The Great Treehouse War by Lisa Graff, 288 pp, RL 4

The Great Treehouse War by Lisa Graff grabbed my attention right away with the title, but what especially intrigued me was the premise in which divorcing parents settle on joint custody that in which their insistence on the even division of time has their daughter living alone in a treehouse between their properties one day a week. Graff gives her story some much needed, over-the-top details, along with scrapbook style details like sticky-notes from classmates, emails, letters, newspaper articles, transcripts and DIY instructions for crafts that make what could have been a sad story ultimately entertainingly funny.

When the highly competitive Dr. Alexis Maraj, a mathematician, and Dr. Varun Mallardi, a biologist (they argue over who has won more awards) divorce, they settle the issue of joint custody over their daughter, Winifred Mallardi-Maraj in a creative way. They purchase two houses on opposite ends of a circular piece of land that has an enormous linden tree growing in the middle. There, Winnie's uncle Huck builds a magnificent tree house with two floors, a bathroom and kitchen (the details of the plumbing are never addressed). Dividing their time with their daughter exactly equally means Winnie will spend one of the seven nights a week on her own! A crazy as this sounds, Winnie's parents escalate the insanity when Winnie's mother realizes that she will never spend Thanksgiving, the one holiday that her non-religious parents celebrated with gusto, with her daughter again. To compensate, Dr. Maraj decides to celebrate other holidays and soon, both parents are celebrating, with ferocity, every day. From Flag Day to International Safety Pin Day, to Windmill Day to Square Dancing Day, Winnie's only day of rest - and day to catch up on her homework - is Wednesdays, which means she is soon struggling to keep up with the rest of her fifth grade class. Unfortunately, her parents refuse to meet with her teacher to address this, leading Winnie to retreat to her treehouse, refusing to come out until they do.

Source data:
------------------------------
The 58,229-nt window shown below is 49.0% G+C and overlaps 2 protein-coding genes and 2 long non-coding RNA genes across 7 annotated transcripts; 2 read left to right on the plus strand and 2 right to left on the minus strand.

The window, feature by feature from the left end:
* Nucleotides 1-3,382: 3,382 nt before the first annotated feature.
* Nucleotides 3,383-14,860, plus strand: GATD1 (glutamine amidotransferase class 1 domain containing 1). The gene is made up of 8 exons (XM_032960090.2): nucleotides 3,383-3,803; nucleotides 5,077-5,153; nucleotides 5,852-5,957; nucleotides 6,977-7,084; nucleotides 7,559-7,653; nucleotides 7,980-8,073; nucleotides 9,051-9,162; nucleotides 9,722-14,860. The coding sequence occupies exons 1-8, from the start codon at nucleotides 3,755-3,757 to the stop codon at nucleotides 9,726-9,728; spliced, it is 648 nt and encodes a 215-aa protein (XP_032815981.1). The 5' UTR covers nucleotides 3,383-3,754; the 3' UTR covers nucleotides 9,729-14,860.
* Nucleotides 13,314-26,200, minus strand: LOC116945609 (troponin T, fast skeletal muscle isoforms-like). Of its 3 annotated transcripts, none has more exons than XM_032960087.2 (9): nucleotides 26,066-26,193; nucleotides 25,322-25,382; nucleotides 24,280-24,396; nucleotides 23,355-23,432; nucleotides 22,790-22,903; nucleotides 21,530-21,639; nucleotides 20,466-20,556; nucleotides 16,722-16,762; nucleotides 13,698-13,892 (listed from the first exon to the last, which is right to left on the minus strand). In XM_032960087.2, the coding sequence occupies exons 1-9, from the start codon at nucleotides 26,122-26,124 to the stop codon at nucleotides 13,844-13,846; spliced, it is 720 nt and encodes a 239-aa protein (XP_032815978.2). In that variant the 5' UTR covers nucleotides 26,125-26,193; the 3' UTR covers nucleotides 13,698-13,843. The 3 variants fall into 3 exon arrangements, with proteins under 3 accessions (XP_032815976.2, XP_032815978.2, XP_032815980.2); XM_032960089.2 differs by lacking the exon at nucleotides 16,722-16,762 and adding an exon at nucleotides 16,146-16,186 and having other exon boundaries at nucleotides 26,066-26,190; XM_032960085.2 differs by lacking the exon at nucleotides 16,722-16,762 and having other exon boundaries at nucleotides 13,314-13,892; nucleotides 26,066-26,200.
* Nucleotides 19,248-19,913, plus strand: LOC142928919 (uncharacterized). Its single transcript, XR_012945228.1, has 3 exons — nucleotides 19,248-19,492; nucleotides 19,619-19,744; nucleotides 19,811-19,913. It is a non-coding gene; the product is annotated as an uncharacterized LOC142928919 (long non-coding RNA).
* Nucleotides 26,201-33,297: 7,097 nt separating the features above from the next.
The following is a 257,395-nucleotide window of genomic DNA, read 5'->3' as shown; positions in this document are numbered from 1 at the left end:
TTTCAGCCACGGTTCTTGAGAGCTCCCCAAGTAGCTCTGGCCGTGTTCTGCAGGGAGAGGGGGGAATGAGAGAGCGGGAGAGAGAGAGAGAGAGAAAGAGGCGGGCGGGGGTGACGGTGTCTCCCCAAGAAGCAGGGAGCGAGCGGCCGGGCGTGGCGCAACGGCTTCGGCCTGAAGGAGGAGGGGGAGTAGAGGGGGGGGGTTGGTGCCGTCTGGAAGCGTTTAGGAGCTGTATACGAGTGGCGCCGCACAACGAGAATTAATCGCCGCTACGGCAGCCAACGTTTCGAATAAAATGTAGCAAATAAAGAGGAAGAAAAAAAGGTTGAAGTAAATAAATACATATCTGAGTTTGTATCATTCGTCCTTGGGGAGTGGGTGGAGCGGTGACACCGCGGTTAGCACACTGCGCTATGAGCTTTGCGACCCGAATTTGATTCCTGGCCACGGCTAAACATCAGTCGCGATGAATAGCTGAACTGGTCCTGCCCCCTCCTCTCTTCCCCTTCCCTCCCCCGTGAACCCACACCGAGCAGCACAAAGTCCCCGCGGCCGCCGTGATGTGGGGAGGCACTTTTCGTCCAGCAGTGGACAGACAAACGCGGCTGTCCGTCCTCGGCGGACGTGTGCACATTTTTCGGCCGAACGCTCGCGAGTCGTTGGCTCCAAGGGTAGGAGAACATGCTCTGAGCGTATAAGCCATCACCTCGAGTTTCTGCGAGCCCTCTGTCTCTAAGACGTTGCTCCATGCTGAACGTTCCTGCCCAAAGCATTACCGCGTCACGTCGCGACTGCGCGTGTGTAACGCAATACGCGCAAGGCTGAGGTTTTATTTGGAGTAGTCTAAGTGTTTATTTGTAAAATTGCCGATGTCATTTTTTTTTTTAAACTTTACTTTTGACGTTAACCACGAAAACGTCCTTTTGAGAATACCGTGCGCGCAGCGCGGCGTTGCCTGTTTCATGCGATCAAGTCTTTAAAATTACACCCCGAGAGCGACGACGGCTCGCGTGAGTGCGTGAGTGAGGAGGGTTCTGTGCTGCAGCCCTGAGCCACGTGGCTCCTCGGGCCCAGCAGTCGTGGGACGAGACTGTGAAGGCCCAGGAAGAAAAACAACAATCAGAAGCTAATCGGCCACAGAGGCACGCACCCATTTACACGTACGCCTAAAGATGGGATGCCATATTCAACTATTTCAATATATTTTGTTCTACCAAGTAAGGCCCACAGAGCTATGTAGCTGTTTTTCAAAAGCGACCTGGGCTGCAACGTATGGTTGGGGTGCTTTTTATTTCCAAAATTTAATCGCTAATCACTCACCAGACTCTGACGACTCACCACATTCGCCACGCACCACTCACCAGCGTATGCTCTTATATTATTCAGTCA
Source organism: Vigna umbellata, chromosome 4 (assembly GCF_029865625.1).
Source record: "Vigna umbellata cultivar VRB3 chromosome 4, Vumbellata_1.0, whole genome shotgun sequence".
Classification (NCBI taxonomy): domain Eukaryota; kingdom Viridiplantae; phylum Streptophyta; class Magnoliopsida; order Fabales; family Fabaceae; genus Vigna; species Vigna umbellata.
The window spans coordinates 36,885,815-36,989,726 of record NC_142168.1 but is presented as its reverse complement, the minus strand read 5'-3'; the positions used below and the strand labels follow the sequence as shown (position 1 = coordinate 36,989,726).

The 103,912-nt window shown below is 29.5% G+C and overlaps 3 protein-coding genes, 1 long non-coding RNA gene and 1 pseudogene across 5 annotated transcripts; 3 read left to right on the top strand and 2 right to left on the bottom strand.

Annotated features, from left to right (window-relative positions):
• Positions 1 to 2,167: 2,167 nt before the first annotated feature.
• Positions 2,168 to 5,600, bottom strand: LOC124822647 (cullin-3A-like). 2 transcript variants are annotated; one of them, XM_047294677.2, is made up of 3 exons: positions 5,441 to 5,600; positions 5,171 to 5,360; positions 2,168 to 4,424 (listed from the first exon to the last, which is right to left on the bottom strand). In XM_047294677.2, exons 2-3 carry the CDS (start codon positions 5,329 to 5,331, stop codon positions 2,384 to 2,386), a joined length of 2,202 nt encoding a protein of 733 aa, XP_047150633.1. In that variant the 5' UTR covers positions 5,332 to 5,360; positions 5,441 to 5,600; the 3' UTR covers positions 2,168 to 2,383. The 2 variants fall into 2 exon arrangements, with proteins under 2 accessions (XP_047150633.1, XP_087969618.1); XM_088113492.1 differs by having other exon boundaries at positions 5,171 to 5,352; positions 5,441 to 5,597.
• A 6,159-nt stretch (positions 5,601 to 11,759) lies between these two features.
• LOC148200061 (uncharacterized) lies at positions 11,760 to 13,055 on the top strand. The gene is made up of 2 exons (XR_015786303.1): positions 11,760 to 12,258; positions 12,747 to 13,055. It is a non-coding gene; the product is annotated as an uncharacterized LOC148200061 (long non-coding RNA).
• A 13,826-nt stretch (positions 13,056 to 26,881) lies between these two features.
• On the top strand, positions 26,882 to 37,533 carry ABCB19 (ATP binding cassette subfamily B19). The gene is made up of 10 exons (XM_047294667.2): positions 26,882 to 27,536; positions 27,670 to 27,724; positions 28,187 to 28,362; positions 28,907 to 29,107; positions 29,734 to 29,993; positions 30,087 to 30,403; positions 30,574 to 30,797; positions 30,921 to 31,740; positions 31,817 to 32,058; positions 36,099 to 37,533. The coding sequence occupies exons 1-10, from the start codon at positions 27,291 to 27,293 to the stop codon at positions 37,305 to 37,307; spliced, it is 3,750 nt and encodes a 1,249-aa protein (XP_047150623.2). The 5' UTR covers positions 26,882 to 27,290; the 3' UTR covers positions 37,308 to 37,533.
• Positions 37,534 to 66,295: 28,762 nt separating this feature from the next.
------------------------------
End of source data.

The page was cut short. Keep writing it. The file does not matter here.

Graff presents The Great Treehouse War in the format of a manuscript, written by Winnie in the third person, being submitted to her teacher, Mr. Benetto, for review before being entered into Pennsylvania's annual "Your Class Writes!" collective memoir contest open to grades 3 - 5. In addition to the scrapbook elements mentioned above, there are editorial notes in the text from the "Treehouse Ten," Winnie's nine classmates who end up holding a 19-day-sit-in protesting unfair treatment by their parents. The sit-in, which seems like and endlessly fun sleepover at first, is unstoppable because of a plot twist involving the Republic of Fittizio, "a long-extinct country that once built a consulate" in the town of Glennbrook, PA. The linden tree, planted over 150 years ago with a seed from the former country that was once part of Western Europe, makes it, technically, not part of the United States. While the adults wrangle over the legalities of the linden tree, Winnie and her friends begin finding their own things to argue about. While she can't get her parents into the same room to talk, Winnie does find ways to get her friends to resolve their gripes with their families, leaving her alone in the treehouse, failing fifth grade and parentless. In the end, Winnie finds a way to fix her family as well as everyone else's, for a satisfying ending to a very fun book.

Source: Review Copy

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